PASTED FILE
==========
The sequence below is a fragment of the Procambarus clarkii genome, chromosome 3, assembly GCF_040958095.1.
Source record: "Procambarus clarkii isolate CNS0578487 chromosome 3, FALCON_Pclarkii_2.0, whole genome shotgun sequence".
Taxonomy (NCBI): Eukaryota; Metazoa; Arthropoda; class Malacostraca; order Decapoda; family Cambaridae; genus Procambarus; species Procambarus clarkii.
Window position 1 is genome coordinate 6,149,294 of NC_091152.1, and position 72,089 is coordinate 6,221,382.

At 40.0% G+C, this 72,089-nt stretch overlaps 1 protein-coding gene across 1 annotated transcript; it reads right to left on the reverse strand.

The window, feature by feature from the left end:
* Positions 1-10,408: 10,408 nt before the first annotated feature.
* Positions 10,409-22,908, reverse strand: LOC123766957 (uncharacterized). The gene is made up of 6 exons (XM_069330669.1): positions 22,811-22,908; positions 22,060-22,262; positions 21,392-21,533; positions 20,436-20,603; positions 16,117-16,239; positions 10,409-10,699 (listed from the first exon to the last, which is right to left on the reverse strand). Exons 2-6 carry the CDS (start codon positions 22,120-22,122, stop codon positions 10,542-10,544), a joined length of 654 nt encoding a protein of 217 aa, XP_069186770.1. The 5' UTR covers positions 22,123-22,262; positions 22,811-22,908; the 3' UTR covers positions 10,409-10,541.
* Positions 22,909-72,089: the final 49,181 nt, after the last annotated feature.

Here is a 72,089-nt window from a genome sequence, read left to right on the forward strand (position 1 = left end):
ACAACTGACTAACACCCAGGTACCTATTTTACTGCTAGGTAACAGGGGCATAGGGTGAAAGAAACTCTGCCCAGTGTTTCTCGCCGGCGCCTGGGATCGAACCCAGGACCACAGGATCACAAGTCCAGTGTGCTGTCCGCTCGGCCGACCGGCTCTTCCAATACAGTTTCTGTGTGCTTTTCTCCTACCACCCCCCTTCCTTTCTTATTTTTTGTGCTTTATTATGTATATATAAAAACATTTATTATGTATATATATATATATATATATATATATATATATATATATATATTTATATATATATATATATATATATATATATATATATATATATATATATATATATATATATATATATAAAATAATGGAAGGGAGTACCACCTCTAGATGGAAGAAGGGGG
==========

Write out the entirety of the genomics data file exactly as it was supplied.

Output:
The sequence below is a fragment of the Procambarus clarkii genome, chromosome 3, assembly GCF_040958095.1.
Source record: "Procambarus clarkii isolate CNS0578487 chromosome 3, FALCON_Pclarkii_2.0, whole genome shotgun sequence".
Taxonomy (NCBI): Eukaryota; Metazoa; Arthropoda; class Malacostraca; order Decapoda; family Cambaridae; genus Procambarus; species Procambarus clarkii.
Window position 1 is genome coordinate 6,149,294 of NC_091152.1, and position 72,089 is coordinate 6,221,382.

At 40.0% G+C, this 72,089-nt stretch overlaps 1 protein-coding gene across 1 annotated transcript; it reads right to left on the reverse strand.

The window, feature by feature from the left end:
* Positions 1-10,408: 10,408 nt before the first annotated feature.
* Positions 10,409-22,908, reverse strand: LOC123766957 (uncharacterized). The gene is made up of 6 exons (XM_069330669.1): positions 22,811-22,908; positions 22,060-22,262; positions 21,392-21,533; positions 20,436-20,603; positions 16,117-16,239; positions 10,409-10,699 (listed from the first exon to the last, which is right to left on the reverse strand). Exons 2-6 carry the CDS (start codon positions 22,120-22,122, stop codon positions 10,542-10,544), a joined length of 654 nt encoding a protein of 217 aa, XP_069186770.1. The 5' UTR covers positions 22,123-22,262; positions 22,811-22,908; the 3' UTR covers positions 10,409-10,541.
* Positions 22,909-72,089: the final 49,181 nt, after the last annotated feature.

Here is a 72,089-nt window from a genome sequence, read left to right on the forward strand (position 1 = left end):
ACAACTGACTAACACCCAGGTACCTATTTTACTGCTAGGTAACAGGGGCATAGGGTGAAAGAAACTCTGCCCAGTGTTTCTCGCCGGCGCCTGGGATCGAACCCAGGACCACAGGATCACAAGTCCAGTGTGCTGTCCGCTCGGCCGACCGGCTCTTCCAATACAGTTTCTGTGTGCTTTTCTCCTACCACCCCCCTTCCTTTCTTATTTTTTGTGCTTTATTATGTATATATAAAAACATTTATTATGTATATATATATATATATATATATATATATATATATATATATATTTATATATATATATATATATATATATATATATATATATATATATATATATATATATATATATATATAAAATAATGGAAGGGAGTACCACCTCTAGATGGAAGAAGGGGG